At 9:00 a.m. representatives of the Ecumenicals arrived, dispirited from their efforts to get the humanitarian gate open for those with medical permits for today, after many telephone calls made by them to Dalia Bassa, two soldiers accompanied by another two heavily armed soldiers arrived, conferred and made phone calls, made phone calls and conferred again and finally opened the gate for a few minutes, allowing about 20 people through, and then with expressions of distaste on their faces, retreated to the inspectors and the booths and the buildings. The look of distaste is because of the smell of urine against which they were not armed. Although the Ecumenicals' desire to help is understandable in the face of such hardship and at the very least their contact with Dalia B., benefitted a number of people, the absurd thing is that among the great throng there were old people almost collapsing over their walking sticks, disabled people on crutches, a blind person accompanied by his brother, a mother in great distress with her mentally disabled son, a deaf mute albino, sick people permanently in need of treatment who do not have specific permits for today. So there is a semblance of making an effort to be considerate of the needs of the population by the civilian administration.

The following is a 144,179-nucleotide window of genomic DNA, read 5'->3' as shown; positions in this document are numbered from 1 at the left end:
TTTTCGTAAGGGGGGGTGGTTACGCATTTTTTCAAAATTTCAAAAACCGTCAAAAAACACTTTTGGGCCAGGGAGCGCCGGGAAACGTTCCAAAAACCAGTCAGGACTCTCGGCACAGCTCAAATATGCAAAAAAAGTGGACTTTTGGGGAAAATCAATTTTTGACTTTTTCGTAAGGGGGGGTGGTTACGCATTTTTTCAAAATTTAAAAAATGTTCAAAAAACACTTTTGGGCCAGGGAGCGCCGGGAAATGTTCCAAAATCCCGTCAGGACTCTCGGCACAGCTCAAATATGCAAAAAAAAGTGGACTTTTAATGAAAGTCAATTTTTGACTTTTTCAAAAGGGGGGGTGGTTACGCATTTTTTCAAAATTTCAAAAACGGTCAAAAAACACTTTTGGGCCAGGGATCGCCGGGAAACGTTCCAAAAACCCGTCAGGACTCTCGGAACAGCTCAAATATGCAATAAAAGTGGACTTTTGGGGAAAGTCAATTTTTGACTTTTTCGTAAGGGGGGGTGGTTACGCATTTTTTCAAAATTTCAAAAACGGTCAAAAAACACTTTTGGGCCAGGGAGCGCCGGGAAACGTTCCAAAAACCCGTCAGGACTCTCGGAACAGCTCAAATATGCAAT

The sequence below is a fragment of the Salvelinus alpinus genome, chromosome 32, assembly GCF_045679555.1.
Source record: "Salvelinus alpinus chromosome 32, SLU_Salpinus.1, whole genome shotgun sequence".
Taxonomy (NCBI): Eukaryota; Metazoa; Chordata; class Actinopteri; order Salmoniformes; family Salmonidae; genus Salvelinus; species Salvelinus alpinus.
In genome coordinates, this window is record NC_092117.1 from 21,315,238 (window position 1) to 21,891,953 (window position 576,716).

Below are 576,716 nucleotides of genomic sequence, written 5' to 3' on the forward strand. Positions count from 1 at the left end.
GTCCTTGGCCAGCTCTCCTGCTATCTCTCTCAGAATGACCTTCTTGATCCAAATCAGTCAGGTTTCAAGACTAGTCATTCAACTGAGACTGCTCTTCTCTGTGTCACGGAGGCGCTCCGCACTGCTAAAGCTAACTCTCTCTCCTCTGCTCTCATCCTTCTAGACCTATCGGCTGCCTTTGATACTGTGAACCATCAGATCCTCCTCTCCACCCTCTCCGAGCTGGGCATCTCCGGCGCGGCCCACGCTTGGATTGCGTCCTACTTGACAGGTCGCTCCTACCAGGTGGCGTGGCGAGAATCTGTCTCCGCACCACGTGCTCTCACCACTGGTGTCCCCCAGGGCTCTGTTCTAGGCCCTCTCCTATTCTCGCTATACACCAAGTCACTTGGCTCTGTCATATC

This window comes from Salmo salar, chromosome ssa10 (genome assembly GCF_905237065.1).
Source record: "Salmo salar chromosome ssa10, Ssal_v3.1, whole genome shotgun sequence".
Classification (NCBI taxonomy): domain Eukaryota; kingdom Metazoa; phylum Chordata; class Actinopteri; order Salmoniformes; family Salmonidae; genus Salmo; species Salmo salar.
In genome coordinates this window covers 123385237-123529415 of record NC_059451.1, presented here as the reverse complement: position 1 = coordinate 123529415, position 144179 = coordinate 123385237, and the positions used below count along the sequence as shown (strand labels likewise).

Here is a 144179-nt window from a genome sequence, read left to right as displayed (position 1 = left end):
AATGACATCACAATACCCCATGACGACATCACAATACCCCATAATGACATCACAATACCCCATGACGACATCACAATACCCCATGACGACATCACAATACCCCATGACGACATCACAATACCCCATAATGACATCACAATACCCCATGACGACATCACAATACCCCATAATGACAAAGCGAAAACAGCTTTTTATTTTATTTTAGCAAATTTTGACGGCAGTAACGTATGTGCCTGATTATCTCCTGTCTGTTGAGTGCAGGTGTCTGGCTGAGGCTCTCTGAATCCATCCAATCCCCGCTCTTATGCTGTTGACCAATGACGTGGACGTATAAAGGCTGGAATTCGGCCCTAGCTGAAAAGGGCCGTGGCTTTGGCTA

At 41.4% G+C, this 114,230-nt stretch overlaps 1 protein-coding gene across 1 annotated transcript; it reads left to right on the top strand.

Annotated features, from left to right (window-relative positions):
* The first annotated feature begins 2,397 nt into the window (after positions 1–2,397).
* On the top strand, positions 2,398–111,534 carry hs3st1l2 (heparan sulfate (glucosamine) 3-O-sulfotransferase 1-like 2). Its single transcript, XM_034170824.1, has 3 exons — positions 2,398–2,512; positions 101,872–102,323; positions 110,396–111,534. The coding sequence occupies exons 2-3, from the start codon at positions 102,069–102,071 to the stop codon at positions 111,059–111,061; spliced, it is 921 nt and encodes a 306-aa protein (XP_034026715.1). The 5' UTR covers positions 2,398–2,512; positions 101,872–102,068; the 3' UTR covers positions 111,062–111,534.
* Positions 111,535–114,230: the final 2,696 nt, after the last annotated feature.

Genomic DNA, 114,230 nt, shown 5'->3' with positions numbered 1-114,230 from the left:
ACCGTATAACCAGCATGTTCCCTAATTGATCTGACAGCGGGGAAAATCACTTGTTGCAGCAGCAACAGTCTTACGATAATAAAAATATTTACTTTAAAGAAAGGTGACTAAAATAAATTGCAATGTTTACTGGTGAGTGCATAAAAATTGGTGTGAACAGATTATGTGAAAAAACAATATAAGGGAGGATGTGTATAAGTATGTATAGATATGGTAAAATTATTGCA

The mutual need of some of the Palestinians and me to speak starts a conversation and a woman says: "See how a permit to pray becomes a permit to be freed from gaol, full of prohibitions and threats of punishment, just a prayer permit, just for Friday, just from 5:00 a.m. to 7:00 p.m., just for the area around Jerusalem, a picture of in black and white, and above it prohibitions from the list with three exclamation marks, not to be granted to anyone prohibited, no driving a car, a magnetic card is required".
Another woman tells me that she is from Gaza, a group of UNWRA employees obtained permits to attend a conference in Ramallah, they didn't all get them, three of them were prohibited and didn't come, and the permits themselves arrived after of months of negotiations on the subject. She was concerned that a female soldier might not feel like letting her through even though she has a permit, because she is from Gaza.
A man asked how long the journey from the roadblock to the mosque takes, he left Nablus at 5:00 a.m., it is now 11:00 a.m., and the prayer is in a short time. He still has at least another hour to go until he reaches the final checkpoint. Another man says that if the Palestinians give up the right to go to Jerusalem many Israelis will be very sorry, they will lose jobs and money, another interrupts and says Jerusalem must not be left to the Jews alone, he holds a copy of the newspaper 'el kuds' whose headline, spread across the whole front page, warns of the accelerated Judaisization of the Jordan Valley and Jerusalem and the destruction of a mosque on the West Bank.